In talking with peers and students, I find myself describing ways to sequence assignments or to stage a mix of assessments, and offering ideas about developing feedback practices that support learning and about pointing to human, print and virtual resources that will help students sustain learning in and beyond the course. It’s not that I’m abandoning the construction-related scaffolding analogy. Rather it’s a matter of thinking through a more DIY – do it yourself – analogy related to home remodelling that’s helped me – and the teachers I worked with this last year – think about a fuller range of design components: sequencing, supporting, and sustaining learning. Coming to see scaffolds as temporary things brought in for a specified period of time, provided by an external company on payment from the construction manager or management company, present only for a bit of time, then taken away and put in storage some place away from the building site – this has closed down its usefulness to me as an analogy for describing how and when and why to plan or support learning during class, in assignment, and through assessments. Essentially, scaffolds aren’t meant to become an integral part of what’s being built, and they’re certainly not around to be available to new building residents when they come to reside in or begin work lives in those buildings. Additionally, as essential tools they are, more often than not, owned by someone external to the building designers to be brought in on contract rather than housed locally for a next use. For a more nimble analogy, I’ve been thinking more of my own basement – or of theatre storage areas for props and sets, or of a cook’s pantry, or a lab manager’s stock room – to describe the work of staging and supporting assignments, of sequencing and sustaining learning. The basement storage room is where I keep the more substantial devices – ladders, saw horses, task-specific devices – I bring out when I want to carry out a plan I have developed for painting ceilings, or wallpaper portions of common rooms, or putting in new plumbing. With the sequence of actions mapped out and appropriate supporting materials selected and lined up, I can begin to assemble the multiple resources and discrete-use tools I will need to have at hand to sustain the project as it moves into fine tuning and finishing up. I consider whether I need others to help me in carrying out the plan. Finalising the sequencing of the work requires I extend my thinking, planning and supports beyond a “wrapping up ” phase when the immediate work is finished. For aspects of the design that will require attention “some day,” I seek out known resources (my local hardware store and friends doing similar work, for example) to determine the new supplies I will need to bring into my storage space for future touching up, repairing, updating. It’s not a scaffold I need to bring in to surround the work at hand – in my teaching, in students’ learning, in our work together. Rather, I need to have in mind the entire construction process – all that it will take to build something that will or may be used by others during and beyond a given time. In mapping out a plan, drawing in local supports/readily available tools, sequencing the work plan while thinking about those working beside, and looking beyond the immediate moment to plan for sustaining what we have designed, built, created – this is all that’s involved in building courses and environments for learning and teaching. And that, all unfurled, involves much more than a single scaffold can accommodate.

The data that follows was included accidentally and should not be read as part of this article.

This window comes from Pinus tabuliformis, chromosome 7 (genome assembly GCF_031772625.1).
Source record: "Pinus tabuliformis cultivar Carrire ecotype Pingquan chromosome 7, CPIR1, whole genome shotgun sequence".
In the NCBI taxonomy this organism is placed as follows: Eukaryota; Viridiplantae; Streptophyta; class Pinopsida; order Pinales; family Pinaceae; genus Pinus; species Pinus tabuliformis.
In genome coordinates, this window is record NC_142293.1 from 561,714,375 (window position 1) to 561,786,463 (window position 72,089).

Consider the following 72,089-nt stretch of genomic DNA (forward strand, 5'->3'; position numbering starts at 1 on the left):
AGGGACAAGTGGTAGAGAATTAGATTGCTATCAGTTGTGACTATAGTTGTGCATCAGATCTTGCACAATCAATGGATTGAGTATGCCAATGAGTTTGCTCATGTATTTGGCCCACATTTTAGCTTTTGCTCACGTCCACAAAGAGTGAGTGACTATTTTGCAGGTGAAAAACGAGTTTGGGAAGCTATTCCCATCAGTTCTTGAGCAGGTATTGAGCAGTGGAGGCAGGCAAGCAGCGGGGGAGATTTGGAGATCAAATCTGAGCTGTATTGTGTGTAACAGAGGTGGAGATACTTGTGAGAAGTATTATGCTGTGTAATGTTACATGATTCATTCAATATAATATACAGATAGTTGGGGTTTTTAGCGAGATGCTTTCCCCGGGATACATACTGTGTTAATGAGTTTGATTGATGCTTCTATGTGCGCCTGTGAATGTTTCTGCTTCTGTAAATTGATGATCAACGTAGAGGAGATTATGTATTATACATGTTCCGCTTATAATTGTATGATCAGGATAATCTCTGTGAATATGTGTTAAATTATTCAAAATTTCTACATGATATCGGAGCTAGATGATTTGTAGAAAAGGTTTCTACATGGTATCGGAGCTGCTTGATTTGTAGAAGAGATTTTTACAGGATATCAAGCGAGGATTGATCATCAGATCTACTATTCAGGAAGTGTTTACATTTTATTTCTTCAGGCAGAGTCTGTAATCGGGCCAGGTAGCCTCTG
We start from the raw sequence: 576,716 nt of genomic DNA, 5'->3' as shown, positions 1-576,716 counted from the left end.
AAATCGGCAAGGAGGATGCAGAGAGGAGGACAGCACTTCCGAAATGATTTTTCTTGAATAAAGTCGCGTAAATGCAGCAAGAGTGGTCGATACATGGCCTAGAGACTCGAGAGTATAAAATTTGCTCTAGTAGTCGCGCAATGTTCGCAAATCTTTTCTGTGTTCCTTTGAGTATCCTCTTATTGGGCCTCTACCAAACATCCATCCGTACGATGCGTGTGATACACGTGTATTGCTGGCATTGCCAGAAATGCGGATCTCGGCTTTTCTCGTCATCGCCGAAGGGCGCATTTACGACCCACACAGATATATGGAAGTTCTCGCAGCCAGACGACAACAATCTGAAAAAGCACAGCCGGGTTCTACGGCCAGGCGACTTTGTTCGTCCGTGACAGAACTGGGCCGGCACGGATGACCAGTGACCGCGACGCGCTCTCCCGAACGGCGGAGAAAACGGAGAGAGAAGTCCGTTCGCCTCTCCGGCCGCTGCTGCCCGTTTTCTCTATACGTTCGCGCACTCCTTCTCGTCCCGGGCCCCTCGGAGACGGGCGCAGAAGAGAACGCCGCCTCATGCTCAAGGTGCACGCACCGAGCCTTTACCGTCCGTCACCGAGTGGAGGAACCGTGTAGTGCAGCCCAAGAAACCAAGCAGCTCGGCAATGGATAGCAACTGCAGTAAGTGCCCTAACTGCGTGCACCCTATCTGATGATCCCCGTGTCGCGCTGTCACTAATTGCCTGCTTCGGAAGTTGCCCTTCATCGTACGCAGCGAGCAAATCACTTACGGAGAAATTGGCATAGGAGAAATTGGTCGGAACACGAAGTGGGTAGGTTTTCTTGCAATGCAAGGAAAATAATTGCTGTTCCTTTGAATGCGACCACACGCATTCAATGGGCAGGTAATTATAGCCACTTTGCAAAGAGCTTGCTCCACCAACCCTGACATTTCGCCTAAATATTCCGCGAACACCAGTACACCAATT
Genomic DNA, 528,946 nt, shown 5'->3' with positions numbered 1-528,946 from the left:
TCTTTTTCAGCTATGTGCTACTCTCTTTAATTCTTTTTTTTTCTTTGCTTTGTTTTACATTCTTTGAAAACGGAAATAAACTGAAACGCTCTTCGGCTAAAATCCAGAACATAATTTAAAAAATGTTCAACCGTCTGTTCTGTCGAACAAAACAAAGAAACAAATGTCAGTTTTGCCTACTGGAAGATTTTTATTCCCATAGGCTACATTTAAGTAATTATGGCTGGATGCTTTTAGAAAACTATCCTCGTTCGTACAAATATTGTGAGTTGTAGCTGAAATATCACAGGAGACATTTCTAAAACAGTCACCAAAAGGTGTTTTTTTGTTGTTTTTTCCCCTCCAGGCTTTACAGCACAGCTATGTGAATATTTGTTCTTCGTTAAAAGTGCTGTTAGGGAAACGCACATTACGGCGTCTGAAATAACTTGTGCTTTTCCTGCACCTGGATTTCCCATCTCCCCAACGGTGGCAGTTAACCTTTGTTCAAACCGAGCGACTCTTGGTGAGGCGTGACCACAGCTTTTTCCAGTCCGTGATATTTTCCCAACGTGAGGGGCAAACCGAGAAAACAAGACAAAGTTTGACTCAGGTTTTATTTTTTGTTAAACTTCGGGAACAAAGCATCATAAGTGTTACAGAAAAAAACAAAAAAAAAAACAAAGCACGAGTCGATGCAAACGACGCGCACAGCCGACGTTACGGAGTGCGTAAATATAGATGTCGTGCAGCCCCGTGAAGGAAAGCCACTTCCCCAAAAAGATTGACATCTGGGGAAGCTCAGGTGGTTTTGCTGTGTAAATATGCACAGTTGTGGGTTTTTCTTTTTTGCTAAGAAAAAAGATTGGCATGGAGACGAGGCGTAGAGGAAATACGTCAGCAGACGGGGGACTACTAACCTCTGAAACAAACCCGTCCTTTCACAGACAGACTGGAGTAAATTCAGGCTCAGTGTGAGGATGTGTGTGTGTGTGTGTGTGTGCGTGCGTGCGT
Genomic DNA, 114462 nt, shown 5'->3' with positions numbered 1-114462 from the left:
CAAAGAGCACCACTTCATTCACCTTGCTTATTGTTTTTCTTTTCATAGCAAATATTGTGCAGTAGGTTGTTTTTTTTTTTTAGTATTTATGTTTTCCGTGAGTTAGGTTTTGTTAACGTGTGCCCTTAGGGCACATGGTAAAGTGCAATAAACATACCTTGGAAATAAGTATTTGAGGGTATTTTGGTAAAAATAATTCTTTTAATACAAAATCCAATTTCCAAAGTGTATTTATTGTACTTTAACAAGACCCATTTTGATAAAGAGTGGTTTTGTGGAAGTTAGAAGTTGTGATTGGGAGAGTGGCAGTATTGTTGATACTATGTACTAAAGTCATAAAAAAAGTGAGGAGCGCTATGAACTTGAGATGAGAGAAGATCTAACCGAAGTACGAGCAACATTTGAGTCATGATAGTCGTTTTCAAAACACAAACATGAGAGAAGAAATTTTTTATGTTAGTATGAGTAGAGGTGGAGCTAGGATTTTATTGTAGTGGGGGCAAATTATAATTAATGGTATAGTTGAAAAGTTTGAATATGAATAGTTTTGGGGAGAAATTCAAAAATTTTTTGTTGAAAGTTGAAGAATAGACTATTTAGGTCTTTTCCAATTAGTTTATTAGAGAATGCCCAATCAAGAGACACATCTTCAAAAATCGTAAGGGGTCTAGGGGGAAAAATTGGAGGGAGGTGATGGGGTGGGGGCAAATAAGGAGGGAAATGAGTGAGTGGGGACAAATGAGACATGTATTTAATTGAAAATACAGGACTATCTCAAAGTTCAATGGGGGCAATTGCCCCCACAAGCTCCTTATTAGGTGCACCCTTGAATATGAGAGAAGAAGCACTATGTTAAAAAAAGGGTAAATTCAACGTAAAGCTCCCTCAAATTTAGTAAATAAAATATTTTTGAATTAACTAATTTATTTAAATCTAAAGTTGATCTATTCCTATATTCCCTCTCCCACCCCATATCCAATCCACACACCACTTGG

On (Cognitive and Affective) Learning Outcomes
I teach at a university that only recently began publishing its Student Learning Outcomes and Student Development Outcomes together on the same webpage housed under the Provost’s office. These two sets of outcomes were, not surprisingly, developed by separate committees, one working on an Academic Affairs charge, the other on a Student Affairs charge. For years the twain did not meet in virtual space – and often not in teaching workshop space. Given that learning does, as I noted in the opening, bridge emotion and intellect, test and create ideas, require personal concentration and interpersonal communication, the separating of cognitive from affective learning skills and outcomes seemed as false a construction to me as the long standing hierarchical separating of soft and hard skills, soft and hard sciences, soft and hard disciplines. Rather than these inapt dichotomies that invite “yes, but” bickerings, I join my peers and students in seeing a world that requires “yes, and” framings that bring together interpersonal and discipline-specific skills, intra-professional relationships and knowledge bases suitable to grand challenges, and interdisciplinary framings to tackle complex, novel, ever-shifting problems. In shifting from adolescent to young adult and adult learning, students do need to engage learning outcomes connected to – and connecting together – cognitive and affective domains. In shifting language, I find three things happening: (1) students more readily link course activities, assignments and assessments to learning outcomes, which shifts how they see/value the work they’ve been asked to engage; (2) I more readily see ways students are develop as learners, which helps me develop feedback and activity loops for the students in front of me; and (3) the outcomes are all out there in the open, which means the developmental ones linked to communication and interpersonal engagement and navigating a complex world don’t exist in a hidden curriculum that can spark unneeded tensions.
Looking Toward Part 3
The closing post will consider what may be gained in a semantic shift from Active Learning to the simple complexity of Learning.